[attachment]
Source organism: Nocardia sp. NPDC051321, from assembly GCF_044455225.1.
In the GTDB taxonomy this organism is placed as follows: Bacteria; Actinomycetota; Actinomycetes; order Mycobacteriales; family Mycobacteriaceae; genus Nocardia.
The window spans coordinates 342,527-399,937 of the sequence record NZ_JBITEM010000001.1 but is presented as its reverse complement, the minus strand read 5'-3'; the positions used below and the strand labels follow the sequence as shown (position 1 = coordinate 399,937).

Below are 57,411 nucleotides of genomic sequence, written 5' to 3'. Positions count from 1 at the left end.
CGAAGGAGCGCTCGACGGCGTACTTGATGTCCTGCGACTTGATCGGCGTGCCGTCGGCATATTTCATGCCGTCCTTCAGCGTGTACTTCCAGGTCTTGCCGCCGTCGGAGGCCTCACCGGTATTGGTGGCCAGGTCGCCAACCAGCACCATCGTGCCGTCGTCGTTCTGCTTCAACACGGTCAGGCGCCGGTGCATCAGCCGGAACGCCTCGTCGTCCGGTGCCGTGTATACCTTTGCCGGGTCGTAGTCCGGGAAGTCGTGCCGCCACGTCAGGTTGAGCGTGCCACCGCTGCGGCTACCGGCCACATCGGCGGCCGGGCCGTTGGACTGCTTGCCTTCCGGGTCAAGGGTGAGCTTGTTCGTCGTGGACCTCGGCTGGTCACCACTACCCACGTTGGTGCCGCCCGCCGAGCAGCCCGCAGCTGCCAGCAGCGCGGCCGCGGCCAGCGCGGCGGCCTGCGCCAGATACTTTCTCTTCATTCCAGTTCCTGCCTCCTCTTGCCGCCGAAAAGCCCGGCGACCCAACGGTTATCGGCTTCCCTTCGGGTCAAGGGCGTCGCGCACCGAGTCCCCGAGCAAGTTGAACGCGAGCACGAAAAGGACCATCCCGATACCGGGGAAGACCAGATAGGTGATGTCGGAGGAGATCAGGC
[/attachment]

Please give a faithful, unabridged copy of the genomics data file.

Source organism: Nocardia sp. NPDC051321, from assembly GCF_044455225.1.
In the GTDB taxonomy this organism is placed as follows: Bacteria; Actinomycetota; Actinomycetes; order Mycobacteriales; family Mycobacteriaceae; genus Nocardia.
The window spans coordinates 342,527-399,937 of the sequence record NZ_JBITEM010000001.1 but is presented as its reverse complement, the minus strand read 5'-3'; the positions used below and the strand labels follow the sequence as shown (position 1 = coordinate 399,937).

Below are 57,411 nucleotides of genomic sequence, written 5' to 3'. Positions count from 1 at the left end.
CGAAGGAGCGCTCGACGGCGTACTTGATGTCCTGCGACTTGATCGGCGTGCCGTCGGCATATTTCATGCCGTCCTTCAGCGTGTACTTCCAGGTCTTGCCGCCGTCGGAGGCCTCACCGGTATTGGTGGCCAGGTCGCCAACCAGCACCATCGTGCCGTCGTCGTTCTGCTTCAACACGGTCAGGCGCCGGTGCATCAGCCGGAACGCCTCGTCGTCCGGTGCCGTGTATACCTTTGCCGGGTCGTAGTCCGGGAAGTCGTGCCGCCACGTCAGGTTGAGCGTGCCACCGCTGCGGCTACCGGCCACATCGGCGGCCGGGCCGTTGGACTGCTTGCCTTCCGGGTCAAGGGTGAGCTTGTTCGTCGTGGACCTCGGCTGGTCACCACTACCCACGTTGGTGCCGCCCGCCGAGCAGCCCGCAGCTGCCAGCAGCGCGGCCGCGGCCAGCGCGGCGGCCTGCGCCAGATACTTTCTCTTCATTCCAGTTCCTGCCTCCTCTTGCCGCCGAAAAGCCCGGCGACCCAACGGTTATCGGCTTCCCTTCGGGTCAAGGGCGTCGCGCACCGAGTCCCCGAGCAAGTTGAACGCGAGCACGAAAAGGACCATCCCGATACCGGGGAAGACCAGATAGGTGATGTCGGAGGAGATCAGGC